[April 12, 2017 Update: changed “metadata-driven” to “model-driven (metadata-driven)”]
[October 24, 2016 Update:
- Technology Building Block for Microsoft SQL Server added
- Building Blocks RACI Roles added
- Existing relationships updated for conformance with ArchiMate specification
- Typos and grammar corrected
- ARM for SharePoint 2013/2016 image replaced in this blog posting
This is now a “version 2” (make it work better) model.]
It’s an interesting exercise to try and create an Architecture Reference Model (ARM) in ArchiMate for large, model-driven (metadata-driven) LOB applications like Microsoft SharePoint, Salesforce, Microsoft Dynamics CRM, SAP, Oracle Financials, a SQL Server fault-tolerant cluster, the Microsoft Azure platform, etc.
Even though some applications (platforms) are architecturally quite different from one and another (e.g. SharePoint configurability vs. SAP modularity), the fact that metadata drives the configuration and reconfiguration these applications is the most interesting aspect from an architectural point-of-view (vs. manually or semi-automatically configuring a collection of software components or modules).
For the next while, I’m focused on creating Architecture Reference Models that in turn can be used as templates for creating logical and physical enterprise architecture models for these platforms.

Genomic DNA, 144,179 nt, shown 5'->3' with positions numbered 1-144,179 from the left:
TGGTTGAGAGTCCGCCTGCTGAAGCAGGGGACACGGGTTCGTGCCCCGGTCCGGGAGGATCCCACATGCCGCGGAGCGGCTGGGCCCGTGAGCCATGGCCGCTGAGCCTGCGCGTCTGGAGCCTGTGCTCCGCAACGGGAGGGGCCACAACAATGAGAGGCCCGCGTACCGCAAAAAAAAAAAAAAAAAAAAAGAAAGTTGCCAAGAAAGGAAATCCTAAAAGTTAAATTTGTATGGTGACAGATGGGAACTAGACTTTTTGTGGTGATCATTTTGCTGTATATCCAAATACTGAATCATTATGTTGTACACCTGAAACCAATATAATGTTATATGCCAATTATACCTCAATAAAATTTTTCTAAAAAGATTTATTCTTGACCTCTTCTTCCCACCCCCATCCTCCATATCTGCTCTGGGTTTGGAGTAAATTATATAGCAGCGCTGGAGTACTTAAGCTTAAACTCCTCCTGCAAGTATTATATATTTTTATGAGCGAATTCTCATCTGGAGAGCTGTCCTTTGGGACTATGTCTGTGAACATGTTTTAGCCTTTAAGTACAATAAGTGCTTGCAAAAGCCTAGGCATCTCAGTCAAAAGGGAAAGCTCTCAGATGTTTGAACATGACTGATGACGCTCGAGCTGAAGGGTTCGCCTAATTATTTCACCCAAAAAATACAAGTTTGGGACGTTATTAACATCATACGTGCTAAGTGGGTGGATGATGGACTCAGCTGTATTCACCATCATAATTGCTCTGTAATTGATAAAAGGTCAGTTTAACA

Here’s version 1 (“make it work”) of the Parallelspace ARM for SharePoint 2013/2016. It’s based on my 15+ years experience as a SharePoint architect – working first for the SharePoint product group and then a number of Microsoft solution partners (including my own company Parallelspace Corporation).
Note: This is now a “version 2” (make it work better) model.
Please email me your feedback (email@example.com) or add it to the comments below.
Michael Herman (Toronto)
p.s The model below was created using ArchiMate 2.1 and the Archi EA modeling tool.
p.p.s. The above view is what I refer to as a Construction view. This isn’t a formal view in the ArchiMate specification but it is a view I use when I am building or constructing or updating a model. It’s an “all in” view of the model who’s only stakeholder audience is the Enterprise Architect responsible for maintaining the ARM (architecture reference model). One downside of this view is that it has too many overlapping lines – but that’s OK. Appropriate stakeholder views should then be derived from the elements and relationships in this “all in” ARM.